“While someone can attempt to shame you, shame must also be accepted to be effective”.
This is clearly inspired by the message Brene Brown shares in her book Daring Greatly.
Crystallising Existing Concepts About Creativity
Indeed, the book could be seen as the distillation of all of Godin’s previous work as well as a raft of recent literature such as Brown’s book, into a powerful manifesto on the urgent need to be more creative.
Godin also echoes Dan Pink’s 2005 book A Whole New Mind, which argued that creative people were going to be the cornerstones of the new economy as their skills would be most in demand.
Godin believes that, as Pink predicted, we are currently in the midst of the ‘Connection Economy’, which demands we become artists and share more of ourselves with the world in order to succeed.
He also refers to Steven Pressfield’s War of Art and his concept of resistance as something we must battle each day in order to create. For Godin, the resistance is something to be embraced, because if you feel that sense of fear, uncertainty and pain when you come to make art, then you’re probably on the right track.
“Art is the act of doing work that matters while dancing with the voice in your head that screams for you to stop.” #Sethisms
A few people have commented that The Icarus Deception doesn’t bring anything new to the table. Godin even concedes in the acknowledgements that he has already tried out some of the ideas in the book on his blog – Indeed, it’s written in the same style – short, snappy segments which deal with one small element of the overall argument at a time.
It seems to me that Godin uses his blog and books as a way of digging down to the crux of how the digital revolution has changed both the economy and our lives. Each post, each short section of a book, each Sethism, is Godin’s method of chipping away at an underlying truth, in the same way that a sculptor brings to life a figure from a block of marble.
The Icarus Deception is a compelling and persuasive read that has really motivated me to create more and embrace the pain involved in creating new things as a necessary and integral part of the process.
And because it contains the most up-to-date distillation of Godin’s philosophy about creativity and the digital/connected world we live in, it’s a great book for both those unfamiliar with his previous work and those who have enjoyed following along as his outlook has evolved.
I’ve got four copies of The Icarus Deception to give away and one signed copy of the accompanying picture book, V is for Vulnerable, illustrated by Hugh MacLeod. To win you simply need to help me spread Sethisms.
The more you spread, and the closer you follow the competition guidelines, the more likely you are to win! More details here.
Please note that the closing date has been extended until midnight on Monday 21st January.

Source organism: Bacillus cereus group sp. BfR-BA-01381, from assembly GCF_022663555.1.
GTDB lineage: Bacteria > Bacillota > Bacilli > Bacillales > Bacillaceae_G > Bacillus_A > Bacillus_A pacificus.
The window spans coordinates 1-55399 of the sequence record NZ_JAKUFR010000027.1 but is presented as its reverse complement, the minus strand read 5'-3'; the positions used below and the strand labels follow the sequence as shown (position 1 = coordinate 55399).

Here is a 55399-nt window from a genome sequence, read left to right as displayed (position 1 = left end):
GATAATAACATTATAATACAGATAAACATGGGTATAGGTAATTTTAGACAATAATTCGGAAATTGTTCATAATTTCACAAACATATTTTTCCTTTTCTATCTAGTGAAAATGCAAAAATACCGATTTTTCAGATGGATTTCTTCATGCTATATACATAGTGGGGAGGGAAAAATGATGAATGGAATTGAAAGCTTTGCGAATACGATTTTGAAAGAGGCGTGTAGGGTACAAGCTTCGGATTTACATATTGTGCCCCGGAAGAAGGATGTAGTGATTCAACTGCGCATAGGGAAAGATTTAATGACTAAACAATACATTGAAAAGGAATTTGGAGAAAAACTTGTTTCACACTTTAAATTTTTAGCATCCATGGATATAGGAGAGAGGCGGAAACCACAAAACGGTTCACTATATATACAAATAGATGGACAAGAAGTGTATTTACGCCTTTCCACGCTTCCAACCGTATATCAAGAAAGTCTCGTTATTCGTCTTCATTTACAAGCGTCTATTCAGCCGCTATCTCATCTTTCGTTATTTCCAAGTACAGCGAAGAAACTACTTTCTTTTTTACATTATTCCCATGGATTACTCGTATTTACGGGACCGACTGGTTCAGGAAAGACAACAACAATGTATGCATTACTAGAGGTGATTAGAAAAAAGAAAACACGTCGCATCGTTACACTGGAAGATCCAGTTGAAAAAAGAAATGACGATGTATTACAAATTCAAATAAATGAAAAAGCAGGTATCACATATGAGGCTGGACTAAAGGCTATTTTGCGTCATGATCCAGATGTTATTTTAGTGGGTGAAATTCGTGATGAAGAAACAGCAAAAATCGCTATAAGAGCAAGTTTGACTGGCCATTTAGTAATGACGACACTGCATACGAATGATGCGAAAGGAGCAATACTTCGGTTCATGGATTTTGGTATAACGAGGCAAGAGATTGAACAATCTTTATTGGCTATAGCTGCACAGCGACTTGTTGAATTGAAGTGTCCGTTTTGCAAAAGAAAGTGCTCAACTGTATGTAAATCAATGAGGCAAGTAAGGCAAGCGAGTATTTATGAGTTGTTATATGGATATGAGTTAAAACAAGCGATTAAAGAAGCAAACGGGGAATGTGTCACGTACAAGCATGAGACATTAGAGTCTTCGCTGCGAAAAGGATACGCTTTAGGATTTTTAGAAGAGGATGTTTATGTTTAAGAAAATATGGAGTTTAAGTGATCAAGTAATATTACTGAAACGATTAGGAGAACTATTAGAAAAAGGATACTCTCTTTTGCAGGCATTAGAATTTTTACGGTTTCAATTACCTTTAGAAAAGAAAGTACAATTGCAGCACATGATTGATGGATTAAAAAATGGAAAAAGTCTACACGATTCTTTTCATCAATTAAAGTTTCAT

To some it will be a bit too airy fairy, and only something for hippies or weirdos. Or you might have heard a lot about it, but are unsure how to even go about getting started.
Well if you’re willing to look past your preconceptions or fears around meditation, you might want to try Headspace’s free Take Ten programme, which offers ten guided meditations lasting ten minutes.
Headspace takes a very modern approach, using great web and mobile design to help people establish a daily meditation habit. Each day you are guided through the process by Andy Puddicombe. Puddicombe is a former Buddhist monk, so he knows his stuff!
Update: I’ve now completed the full Headspace program. I speak a little bit more about it, and the differences between mindfulness meditation and transcendental meditation in this podcast:
Why is Meditation Useful for Creative People?
I’m sure a lot of people reading this are attracted to the idea of taking some time out of their day in order to calm their mind. After all, with all the ideas and thoughts floating around our minds, us creative types probably need it more than most.
In fact, given the title of this blog, it’s perhaps surprising that I haven’t discussed meditation in depth before now.
The fact is that both anecdotal and scientific evidence have shown that there are widespread benefits to meditating regularly. I’m already feeling the benefits! The Headspace site has loads more info on this.
You might want to try it now in order to help calm your mind at a busy and often stressful time of year. Or you may want to start doing it in the New Year. Thankfully, 10 minutes a day for 10 days is very manageable.
The truth is that whilst I’ve tried different meditation techniques in the past, I’ve never made it a regular habit.
And having given up drinking alcohol for what I’m calling ‘a Year of Clarity’ it made sense to try and establish a new, positive habit of meditating to take advantage of those mornings without a hangover.
Here are some of the positives and a few drawbacks of the Headspace approach. Bear in mind that the main Headspace programme takes a full year and there is a charge for it, so this free programme is obviously designed to get you to sign up to the full programme. However whilst you need to sign up with an email address, there is no charge for Take Ten itself.
Beautiful and useful design of both the website and mobile apps.
Very well designed apps for both iPhone and Android mean if you have a smartphone, you can access the Take Ten programme for free anywhere with a 3G connection.
The Take Ten programme is an extremely simple ‘taster’. Each meditation is guided so you can’t really go wrong.
You can set up reminders in the app so that you don’t forget to take part
There are videos which help you to approach the meditation including the best way to sit, and the best time to do the practice. Puddecombe suggests first thing in the morning, and I’ve found that repeating it a second time each day works really well.